On December 6, 2013, I, along with millions of South Africans, woke to the news that Nelson Mandela had died. For the next ten days, South Africans would be plunged into a liminal period of commemoration: one marked by scenes of celebration, protest, and jubilation rather than tears and lament. As a white North American, conducting field research for my dissertation, this proved an incredible time of reflection. In what follows, I offer some snapshots of how Mandela was memorialized in Johannesburg and what this reveals about the current religious, political, and racial landscape.
A friend remarked on Facebook that she always thought when Mandela died the whole world would stop and weep for days. Instead, life went on. The reaction in South Africa was largely muted —no weeping, no wailing, just a sense of relief that at last their beloved icon was no longer suffering. For the past year, the country had been preparing itself for this moment. So when the news finally broke, people largely went about their business. But by the end of the day, things started to shift. Hundreds of people began to make spontaneous pilgrimages to the home where Mandela died in Houghton, a wealthy suburban neighborhood in Johannesburg, and to Mandela’s former home in the historic black township of Soweto, which has now been turned into a museum. A third memorial site emerged in the wealthy suburb of Sandton at Nelson Mandela Square. Known as the “richest mile in Africa,” Sandton is an economic powerhouse. Bolstered by “white flight” from Johannesburg starting in the 1980s, and the relocation of the Johannesburg Stock Exchange in the late 1990s, Sandton is a symbol of South Africa’s “world-class” market competitiveness. Its gleaming sky scrapers and luxurious malls face the skyline of a dilapidated, though vibrant, city center.
The differences between these sites could not have been starker. Taken together, they illuminate much about the multiple and conflicting legacies of Madiba. Mourners could choose which Mandela they were going to celebrate: Mandela the struggle hero and freedom fighter; Mandela the icon of reconciliation; or Mandela the economic savior. On Vilakazi Street in Soweto, the focus was not so much on the man, but on a larger political struggle. While international tourists regularly visit Soweto, during the Mandela mourning period, it was the locals who flocked there to bring flowers, to sign posters, but more importantly to drink, dance, and sing. In particular, the singing of protest songs by younger black South Africans became a way to express pride and hopes for a better future, an alcohol-fueled tribute to the promise of black political power in a local context still plagued by mass poverty and unemployment.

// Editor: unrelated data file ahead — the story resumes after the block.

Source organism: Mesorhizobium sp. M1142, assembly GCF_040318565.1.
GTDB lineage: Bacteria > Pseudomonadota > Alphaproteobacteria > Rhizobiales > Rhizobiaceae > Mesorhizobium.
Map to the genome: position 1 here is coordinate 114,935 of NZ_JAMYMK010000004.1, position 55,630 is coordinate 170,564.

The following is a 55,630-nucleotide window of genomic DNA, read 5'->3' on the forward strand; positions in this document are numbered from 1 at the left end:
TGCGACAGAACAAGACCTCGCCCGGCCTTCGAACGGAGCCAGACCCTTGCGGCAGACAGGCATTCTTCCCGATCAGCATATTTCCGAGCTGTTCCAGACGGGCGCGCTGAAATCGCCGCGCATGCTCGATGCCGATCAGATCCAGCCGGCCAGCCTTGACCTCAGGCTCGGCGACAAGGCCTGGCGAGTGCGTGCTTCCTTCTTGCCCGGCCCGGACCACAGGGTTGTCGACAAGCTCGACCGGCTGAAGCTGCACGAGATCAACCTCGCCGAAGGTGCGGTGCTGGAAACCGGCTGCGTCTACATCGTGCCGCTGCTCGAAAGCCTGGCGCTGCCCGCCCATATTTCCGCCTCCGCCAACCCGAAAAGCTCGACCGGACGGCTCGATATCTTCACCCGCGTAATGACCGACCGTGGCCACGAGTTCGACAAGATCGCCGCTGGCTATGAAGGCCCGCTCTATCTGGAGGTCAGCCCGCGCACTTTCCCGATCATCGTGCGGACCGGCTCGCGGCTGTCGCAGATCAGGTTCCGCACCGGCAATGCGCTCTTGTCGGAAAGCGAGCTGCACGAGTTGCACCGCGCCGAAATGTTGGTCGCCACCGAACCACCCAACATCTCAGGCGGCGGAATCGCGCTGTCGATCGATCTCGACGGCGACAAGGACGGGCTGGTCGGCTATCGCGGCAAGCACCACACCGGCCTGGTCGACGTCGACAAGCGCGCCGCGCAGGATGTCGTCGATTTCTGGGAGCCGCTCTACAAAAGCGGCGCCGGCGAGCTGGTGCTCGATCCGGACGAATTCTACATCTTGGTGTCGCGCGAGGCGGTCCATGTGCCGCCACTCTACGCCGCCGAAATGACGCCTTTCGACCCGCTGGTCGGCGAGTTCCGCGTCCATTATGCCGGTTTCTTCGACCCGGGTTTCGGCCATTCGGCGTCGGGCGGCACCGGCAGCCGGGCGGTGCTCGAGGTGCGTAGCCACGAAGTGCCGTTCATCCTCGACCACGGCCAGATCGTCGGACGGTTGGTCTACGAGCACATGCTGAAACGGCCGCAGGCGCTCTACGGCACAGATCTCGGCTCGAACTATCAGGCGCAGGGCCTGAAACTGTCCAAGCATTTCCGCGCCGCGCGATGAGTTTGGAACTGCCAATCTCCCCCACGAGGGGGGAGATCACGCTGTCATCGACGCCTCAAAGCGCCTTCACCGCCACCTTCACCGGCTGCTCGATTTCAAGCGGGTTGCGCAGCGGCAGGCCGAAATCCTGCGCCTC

In Houghton, the crowd was much more racially diverse and predominantly middle-class. Also visible were Muslim, Hindu, and Jewish South Africans. Here, perhaps more than any other site, St. Mandela was honored. Parents accompanied their children as they laid flowers and wrote notes to Madiba, thanking him for the gift of reconciliation, forgiveness, and peace. A massive wall of flowers, notes, and candles sprawled anarchically into the street.
Though visitors near the wall were somber, the deafening sound of struggle songs and the constant flash of cameras created a festive mood. Hawkers also descended, quickly finding a way to brand anything and everything with Mandela.
In Sandton, at Nelson Mandela Square, the tone was completely different. The square, adjacent to two luxury shopping malls, is lined with upscale eateries. At one end, stands an imposing 20 foot bronze statue of Nelson Mandela: a visible reminder that the first democratically elected president traded protection of white wealth in return for black political enfranchisement. At this memorial site, everything was neat, ordered, and efficient. No music, no dancing, no alcohol, no hawkers. Uniformed personnel directed the well-dressed multi-racial crowd to a roped off memorial area.
Perhaps because the environment was so controlled, one black woman stood out to me. Wearing a bright wig of South African colors, she had her own message to offer on a hand-painted sign: Mandela, 2nd Jesus Christ.